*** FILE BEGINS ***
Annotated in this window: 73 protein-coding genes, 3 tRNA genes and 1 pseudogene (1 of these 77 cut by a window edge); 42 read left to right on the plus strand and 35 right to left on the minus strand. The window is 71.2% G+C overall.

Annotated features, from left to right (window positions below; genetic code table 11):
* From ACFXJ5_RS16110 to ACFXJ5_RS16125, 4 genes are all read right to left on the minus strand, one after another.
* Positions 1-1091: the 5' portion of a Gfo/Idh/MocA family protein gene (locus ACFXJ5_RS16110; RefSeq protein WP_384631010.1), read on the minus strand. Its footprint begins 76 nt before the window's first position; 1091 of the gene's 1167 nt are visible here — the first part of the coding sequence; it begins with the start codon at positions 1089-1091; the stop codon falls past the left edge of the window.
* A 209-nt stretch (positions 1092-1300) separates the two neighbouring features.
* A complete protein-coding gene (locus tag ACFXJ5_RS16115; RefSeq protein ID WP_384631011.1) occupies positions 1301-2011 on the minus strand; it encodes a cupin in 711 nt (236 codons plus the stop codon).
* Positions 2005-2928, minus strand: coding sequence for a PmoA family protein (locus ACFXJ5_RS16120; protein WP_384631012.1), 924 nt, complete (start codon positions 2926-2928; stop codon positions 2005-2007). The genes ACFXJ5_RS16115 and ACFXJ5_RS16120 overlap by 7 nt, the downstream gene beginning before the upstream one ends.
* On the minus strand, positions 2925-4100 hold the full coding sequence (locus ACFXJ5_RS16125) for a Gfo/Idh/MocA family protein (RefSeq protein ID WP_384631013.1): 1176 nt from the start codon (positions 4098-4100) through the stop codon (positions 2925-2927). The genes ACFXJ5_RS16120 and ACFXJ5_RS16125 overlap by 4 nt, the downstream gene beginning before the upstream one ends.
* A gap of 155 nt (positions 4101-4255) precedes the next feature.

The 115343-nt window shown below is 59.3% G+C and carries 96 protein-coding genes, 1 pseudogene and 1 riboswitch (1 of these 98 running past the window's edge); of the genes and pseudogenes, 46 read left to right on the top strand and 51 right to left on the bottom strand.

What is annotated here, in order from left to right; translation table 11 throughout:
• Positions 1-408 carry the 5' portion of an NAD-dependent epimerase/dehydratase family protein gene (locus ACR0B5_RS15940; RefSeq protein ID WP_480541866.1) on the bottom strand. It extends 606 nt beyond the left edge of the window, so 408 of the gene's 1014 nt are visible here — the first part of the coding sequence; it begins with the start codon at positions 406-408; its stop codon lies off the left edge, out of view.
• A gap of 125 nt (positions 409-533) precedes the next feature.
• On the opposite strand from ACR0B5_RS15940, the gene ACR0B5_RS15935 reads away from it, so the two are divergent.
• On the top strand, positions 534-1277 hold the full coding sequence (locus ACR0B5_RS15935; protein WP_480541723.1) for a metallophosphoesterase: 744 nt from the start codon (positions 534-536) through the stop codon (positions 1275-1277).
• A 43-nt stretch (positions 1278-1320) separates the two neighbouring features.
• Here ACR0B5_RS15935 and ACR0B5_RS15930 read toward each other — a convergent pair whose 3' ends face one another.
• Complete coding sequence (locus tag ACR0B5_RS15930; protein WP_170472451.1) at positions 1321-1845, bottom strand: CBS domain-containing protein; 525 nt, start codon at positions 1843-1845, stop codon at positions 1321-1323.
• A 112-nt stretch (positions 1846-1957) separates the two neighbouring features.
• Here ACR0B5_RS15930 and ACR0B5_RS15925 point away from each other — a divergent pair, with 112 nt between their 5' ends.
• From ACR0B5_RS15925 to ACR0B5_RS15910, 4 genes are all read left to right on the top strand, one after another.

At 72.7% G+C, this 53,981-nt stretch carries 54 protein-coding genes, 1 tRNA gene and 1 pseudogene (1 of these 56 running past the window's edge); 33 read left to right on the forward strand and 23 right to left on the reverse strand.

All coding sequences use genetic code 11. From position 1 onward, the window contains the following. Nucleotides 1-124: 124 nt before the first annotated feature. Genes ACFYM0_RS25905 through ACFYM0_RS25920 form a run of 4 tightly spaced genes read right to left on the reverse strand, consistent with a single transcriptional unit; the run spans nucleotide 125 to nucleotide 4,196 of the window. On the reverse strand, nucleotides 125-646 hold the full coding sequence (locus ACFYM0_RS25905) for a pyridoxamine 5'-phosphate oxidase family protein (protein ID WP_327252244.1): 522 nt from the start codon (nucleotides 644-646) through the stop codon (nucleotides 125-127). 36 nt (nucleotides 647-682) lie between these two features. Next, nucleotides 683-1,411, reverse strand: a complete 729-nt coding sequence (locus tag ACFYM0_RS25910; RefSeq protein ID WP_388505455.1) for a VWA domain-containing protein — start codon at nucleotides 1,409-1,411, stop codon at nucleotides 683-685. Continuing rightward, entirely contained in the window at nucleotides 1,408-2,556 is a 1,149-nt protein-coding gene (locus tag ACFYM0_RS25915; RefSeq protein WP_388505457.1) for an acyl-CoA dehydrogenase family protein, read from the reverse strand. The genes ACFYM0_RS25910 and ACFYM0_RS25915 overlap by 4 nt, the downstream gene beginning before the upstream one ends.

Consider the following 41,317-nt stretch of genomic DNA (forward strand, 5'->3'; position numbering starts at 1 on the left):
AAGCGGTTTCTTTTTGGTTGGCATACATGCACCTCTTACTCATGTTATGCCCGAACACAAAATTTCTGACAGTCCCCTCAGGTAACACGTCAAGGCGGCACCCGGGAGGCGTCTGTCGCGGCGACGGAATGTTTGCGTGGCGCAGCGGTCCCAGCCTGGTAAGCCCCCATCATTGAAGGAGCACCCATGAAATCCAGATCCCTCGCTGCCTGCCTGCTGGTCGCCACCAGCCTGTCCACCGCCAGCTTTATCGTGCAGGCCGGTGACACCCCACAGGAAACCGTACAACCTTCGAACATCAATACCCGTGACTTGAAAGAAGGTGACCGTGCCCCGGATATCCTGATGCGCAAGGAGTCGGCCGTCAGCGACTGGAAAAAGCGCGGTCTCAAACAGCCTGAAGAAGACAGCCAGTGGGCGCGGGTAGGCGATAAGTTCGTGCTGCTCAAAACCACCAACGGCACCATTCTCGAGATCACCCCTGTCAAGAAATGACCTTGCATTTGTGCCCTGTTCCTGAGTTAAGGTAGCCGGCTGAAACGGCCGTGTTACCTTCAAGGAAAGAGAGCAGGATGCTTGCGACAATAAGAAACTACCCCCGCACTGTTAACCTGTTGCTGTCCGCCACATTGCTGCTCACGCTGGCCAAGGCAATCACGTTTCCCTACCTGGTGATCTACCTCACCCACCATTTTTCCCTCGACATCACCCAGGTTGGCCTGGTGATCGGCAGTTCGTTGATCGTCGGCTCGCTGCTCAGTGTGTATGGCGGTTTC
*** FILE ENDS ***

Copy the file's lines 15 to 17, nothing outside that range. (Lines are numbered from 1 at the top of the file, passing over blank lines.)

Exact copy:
• On the top strand, positions 534-1277 hold the full coding sequence (locus ACR0B5_RS15935; protein WP_480541723.1) for a metallophosphoesterase: 744 nt from the start codon (positions 534-536) through the stop codon (positions 1275-1277).
• A 43-nt stretch (positions 1278-1320) separates the two neighbouring features.
• Here ACR0B5_RS15935 and ACR0B5_RS15930 read toward each other — a convergent pair whose 3' ends face one another.